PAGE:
34. Memorandum From Robert Oakley of the National Security Council Staff to Secretary of State Kissinger1


  • Economic Impact of Mid East Crisis—A WSAG Issue and Need for Formal Follow-Up

One of the issues on the approved agenda for last week’s WSAG meeting on the Middle East2 was the whole realm of possible economic ramifications of a new Middle East crisis and what steps could be taken to minimize the effects of Arab action in the economic (oil) sphere.

In the absence of in-depth discussion of this issue at the WSAG, Deputy Secretary of State Ingersoll and Deputy Secretary of Defense Clements both believe that some form of follow-up action is necessary.

Deputy Secretary Ingersoll has asked NEA (at Tab A)3 to take the lead in a follow-up study and to involve EB, S/P and other agencies such as CIA and Treasury. I see two problems with this approach: (a) There is no mention of involving NSC or DOD; (b) Treasury was not involved in the WSAG exercise.

Deputy Secretary Clements (at Tab B)4 has suggested that you request appropriate agencies to address the economic issues or that the NSC lead a study which would involve all of the relevant agencies. Clements’ letter also contains some constructive observations on the various substantive issues.

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In view of the interest in and the importance and sensitivity of this issue, you may wish to recommend that the NSC chair an inter-agency study on the economic issues of a possible Middle East conflict, as a follow-up to the WSAG meeting. Alternatively, you could have such a study done by the Under Secretaries Committee. In either case, the study should be completed within three weeks’ time. In the interim, no action should be taken on various contingency measures without your explicit approval.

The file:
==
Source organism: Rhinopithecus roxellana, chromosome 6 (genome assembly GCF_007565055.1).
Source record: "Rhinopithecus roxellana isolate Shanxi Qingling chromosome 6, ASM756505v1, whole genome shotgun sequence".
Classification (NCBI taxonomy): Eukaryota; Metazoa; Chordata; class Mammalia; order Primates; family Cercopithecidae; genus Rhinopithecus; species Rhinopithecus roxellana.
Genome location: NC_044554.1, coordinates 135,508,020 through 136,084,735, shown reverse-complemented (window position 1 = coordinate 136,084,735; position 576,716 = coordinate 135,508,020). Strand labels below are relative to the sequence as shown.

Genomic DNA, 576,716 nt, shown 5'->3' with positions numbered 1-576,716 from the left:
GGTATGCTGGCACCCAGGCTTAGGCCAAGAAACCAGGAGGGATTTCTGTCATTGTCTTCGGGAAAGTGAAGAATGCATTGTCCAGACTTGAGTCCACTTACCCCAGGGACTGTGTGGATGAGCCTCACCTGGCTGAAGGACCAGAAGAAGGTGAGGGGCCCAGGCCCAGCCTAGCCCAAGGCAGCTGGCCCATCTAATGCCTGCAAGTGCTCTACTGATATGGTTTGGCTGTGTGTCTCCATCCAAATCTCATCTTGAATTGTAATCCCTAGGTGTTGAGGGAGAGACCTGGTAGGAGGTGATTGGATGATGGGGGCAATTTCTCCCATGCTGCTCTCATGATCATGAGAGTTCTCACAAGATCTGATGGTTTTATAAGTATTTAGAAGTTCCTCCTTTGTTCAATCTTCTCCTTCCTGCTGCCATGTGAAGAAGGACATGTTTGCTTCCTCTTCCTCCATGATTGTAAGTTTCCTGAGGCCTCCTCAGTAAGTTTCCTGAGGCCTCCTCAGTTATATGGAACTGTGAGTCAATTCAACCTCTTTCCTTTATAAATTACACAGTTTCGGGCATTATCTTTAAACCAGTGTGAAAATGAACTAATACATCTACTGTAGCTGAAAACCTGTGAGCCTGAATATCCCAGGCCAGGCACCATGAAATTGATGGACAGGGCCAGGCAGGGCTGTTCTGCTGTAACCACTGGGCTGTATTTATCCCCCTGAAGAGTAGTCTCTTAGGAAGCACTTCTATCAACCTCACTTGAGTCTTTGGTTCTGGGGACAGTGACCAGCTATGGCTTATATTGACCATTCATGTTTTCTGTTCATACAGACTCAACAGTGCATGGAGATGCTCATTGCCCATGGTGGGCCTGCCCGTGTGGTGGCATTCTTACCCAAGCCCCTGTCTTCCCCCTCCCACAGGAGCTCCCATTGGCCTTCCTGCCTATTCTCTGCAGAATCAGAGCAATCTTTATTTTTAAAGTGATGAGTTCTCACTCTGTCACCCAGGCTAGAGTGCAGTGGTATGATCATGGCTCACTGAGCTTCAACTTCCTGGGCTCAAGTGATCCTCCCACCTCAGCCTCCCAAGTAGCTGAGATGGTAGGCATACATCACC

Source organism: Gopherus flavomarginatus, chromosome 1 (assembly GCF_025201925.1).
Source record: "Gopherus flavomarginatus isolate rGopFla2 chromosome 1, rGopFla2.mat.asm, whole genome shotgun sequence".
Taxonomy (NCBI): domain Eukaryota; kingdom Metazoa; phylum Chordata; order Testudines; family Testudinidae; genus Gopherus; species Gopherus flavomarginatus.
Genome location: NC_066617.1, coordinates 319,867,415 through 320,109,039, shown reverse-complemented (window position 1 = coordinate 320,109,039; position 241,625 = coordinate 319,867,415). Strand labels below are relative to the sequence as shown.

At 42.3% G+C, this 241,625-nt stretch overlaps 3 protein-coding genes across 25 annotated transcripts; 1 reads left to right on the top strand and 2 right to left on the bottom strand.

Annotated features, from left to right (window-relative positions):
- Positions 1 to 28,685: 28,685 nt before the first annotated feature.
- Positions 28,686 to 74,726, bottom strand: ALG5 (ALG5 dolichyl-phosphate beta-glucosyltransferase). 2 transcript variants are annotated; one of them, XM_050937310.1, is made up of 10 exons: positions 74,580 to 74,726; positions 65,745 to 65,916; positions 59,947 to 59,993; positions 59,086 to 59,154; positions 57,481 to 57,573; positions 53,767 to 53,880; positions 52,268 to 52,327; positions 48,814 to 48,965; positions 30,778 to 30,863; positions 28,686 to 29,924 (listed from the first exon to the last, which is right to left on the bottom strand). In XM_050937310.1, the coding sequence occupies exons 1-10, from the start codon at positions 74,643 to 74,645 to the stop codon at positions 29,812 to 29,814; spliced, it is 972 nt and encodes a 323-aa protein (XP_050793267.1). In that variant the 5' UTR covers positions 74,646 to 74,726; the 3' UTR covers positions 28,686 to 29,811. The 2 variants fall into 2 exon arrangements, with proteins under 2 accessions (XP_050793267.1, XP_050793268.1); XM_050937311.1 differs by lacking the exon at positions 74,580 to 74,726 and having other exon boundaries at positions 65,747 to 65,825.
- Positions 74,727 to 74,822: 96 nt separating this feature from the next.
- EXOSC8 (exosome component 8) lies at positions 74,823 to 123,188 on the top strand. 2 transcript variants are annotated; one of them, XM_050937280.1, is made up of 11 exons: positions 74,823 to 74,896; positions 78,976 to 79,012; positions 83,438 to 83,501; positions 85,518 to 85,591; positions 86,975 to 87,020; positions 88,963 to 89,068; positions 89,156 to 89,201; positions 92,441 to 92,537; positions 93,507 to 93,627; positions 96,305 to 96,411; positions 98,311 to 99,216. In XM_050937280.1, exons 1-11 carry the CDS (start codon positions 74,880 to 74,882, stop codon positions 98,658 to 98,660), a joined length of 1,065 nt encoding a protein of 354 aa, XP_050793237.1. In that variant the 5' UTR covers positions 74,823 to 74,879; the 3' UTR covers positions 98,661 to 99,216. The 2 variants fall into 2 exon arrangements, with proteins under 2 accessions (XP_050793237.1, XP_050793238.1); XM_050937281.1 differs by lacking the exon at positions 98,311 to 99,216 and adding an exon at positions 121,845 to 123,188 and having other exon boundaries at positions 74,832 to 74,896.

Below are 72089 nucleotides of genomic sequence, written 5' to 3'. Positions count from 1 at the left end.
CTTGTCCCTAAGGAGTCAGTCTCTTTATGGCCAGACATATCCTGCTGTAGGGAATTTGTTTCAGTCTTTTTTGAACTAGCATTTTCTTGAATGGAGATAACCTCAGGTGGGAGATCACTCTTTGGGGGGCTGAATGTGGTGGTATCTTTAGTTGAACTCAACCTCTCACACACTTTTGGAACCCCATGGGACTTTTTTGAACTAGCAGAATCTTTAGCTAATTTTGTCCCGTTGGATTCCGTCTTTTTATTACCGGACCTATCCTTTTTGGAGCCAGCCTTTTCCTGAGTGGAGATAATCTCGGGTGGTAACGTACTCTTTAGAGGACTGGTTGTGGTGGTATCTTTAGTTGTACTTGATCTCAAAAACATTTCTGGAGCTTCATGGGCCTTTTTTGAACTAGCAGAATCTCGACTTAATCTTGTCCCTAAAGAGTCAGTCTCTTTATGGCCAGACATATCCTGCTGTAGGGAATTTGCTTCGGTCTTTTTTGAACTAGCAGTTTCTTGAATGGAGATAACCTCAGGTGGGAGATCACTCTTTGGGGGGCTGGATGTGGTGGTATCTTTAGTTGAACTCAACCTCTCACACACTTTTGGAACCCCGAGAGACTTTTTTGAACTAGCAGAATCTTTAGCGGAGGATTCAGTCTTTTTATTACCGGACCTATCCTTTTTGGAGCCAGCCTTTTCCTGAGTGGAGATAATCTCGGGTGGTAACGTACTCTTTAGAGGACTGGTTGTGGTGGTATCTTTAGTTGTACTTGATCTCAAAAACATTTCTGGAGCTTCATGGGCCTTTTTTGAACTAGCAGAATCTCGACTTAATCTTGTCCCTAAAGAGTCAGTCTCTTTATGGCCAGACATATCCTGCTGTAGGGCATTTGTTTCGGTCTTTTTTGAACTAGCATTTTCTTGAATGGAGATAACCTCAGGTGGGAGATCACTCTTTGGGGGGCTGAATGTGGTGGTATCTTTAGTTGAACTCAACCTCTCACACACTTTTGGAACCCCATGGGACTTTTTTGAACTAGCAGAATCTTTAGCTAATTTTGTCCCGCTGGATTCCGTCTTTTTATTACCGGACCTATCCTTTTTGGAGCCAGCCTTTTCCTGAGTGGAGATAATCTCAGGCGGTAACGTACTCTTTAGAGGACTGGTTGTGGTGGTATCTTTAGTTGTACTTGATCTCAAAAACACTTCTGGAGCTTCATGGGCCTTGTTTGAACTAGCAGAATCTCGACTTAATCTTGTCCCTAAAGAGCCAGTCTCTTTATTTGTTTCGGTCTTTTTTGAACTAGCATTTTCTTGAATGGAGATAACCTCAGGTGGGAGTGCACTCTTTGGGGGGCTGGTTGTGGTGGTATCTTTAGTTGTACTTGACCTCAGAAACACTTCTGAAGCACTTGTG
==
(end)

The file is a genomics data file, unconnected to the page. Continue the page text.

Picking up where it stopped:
We assume that State, NSC, DOD and CIA—the original WSAG participants—should be involved in this matter. You may or may not wish to include Treasury or the Federal Energy Agency in this particular follow-on study.

Recommendation: That you agree to a formal follow-on study on the economic aspects of a Mid East conflict by indicating your preference for the following:5

Agree with study under the USC

Agree with study chaired by NSC in inter-agency framework

Prefer original WSAG participants only

Add Treasury


  1. Source: Ford Library, National Security Adviser, “Outside the System” Chronological Files, Box 1, 1/10/75–1/21/75. Secret; Nodis; Sensitive. Sent for action. Colonel Clinton E. Granger of the NSC Staff concurred. Sent through Scowcroft.
  2. See Document 32.
  3. Not attached. Ingersoll asked for a follow-up study to consider “what the Arabs could do with regards to oil prices,” a boycott, and “the manipulation of their financial holdings abroad.” He requested that the study examine “the effects such actions could have on the U.S. and other countries, what we could do about such moves, and the steps we need to take to prepare for such a crisis.” (Memorandum from Pendleton to Atherton, Enders, and Lord, January 16; Ford Library, National Security Adviser, “Outside the System” Chronological Files, Box 1, 1/10/75–1/21/75)
  4. Not attached. Clements sought to explore the “possible economic measures, short of war, that might be utilized to ease the economic/financial situation arising before or during an Arab oil embargo.” He explained that such measures “might be designed to: 1) Make an Arab oil embargo less likely; 2) Limit its scope; and 3) Limit its effects, should it occur.” Attached to Clements’s memorandum is a Department of Defense background paper that outlines the “economic options available to the U.S., Western Europe, and Japan” that would help achieve the three goals Clements listed. He concluded that such options “would be most effective if taken long before an embargo begins and would also greatly increase the effectiveness of other U.S. and allied options after an embargo is imposed.” (Ibid.)
  5. Kissinger checked the second and fourth options.